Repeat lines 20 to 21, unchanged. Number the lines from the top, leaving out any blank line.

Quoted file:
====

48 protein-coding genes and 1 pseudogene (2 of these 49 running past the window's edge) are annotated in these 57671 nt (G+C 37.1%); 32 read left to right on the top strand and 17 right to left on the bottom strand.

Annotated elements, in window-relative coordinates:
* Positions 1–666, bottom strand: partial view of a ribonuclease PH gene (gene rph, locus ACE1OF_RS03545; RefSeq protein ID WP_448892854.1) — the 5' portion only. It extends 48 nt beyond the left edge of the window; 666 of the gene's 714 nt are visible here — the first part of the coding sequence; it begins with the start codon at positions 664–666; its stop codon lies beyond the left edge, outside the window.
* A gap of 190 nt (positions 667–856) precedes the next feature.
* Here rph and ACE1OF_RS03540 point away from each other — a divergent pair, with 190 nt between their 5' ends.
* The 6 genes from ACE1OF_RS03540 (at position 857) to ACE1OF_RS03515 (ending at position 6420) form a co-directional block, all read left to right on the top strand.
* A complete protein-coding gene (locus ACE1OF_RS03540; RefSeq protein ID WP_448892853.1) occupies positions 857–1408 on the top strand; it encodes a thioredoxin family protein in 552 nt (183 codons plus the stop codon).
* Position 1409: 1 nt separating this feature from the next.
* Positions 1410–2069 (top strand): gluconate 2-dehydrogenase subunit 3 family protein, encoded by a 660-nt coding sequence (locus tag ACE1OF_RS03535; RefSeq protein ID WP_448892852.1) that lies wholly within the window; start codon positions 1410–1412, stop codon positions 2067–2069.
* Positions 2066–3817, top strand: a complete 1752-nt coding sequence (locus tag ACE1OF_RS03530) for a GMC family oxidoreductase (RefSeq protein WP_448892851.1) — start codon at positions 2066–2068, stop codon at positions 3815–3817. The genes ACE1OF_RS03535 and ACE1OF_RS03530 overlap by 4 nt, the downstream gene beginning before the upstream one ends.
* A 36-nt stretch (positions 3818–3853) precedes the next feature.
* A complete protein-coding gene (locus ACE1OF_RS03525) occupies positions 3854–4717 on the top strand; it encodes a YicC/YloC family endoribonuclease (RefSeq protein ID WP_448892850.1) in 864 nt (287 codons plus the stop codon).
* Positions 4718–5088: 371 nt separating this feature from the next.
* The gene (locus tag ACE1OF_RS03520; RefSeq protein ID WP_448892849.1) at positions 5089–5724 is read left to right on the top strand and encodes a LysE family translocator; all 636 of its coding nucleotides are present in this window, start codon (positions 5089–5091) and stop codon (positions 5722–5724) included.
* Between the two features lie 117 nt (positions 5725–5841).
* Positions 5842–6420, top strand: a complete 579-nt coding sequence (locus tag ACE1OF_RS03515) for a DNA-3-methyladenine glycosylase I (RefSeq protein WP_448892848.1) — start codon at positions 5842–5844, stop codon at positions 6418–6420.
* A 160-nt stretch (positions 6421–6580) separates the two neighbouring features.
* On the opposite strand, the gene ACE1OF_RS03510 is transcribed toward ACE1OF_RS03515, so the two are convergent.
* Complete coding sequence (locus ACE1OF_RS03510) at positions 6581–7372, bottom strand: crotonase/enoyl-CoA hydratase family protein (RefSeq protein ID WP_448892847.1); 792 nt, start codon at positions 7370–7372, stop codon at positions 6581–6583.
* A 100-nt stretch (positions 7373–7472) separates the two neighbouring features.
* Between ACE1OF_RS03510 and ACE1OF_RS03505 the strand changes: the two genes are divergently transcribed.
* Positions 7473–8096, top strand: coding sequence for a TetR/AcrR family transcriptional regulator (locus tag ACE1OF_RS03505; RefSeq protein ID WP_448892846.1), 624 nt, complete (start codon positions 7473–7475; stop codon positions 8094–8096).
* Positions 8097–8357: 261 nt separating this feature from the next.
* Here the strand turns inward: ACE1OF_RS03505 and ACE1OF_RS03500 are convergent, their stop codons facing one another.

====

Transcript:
* A 100-nt stretch (positions 7373–7472) separates the two neighbouring features.
* Between ACE1OF_RS03510 and ACE1OF_RS03505 the strand changes: the two genes are divergently transcribed.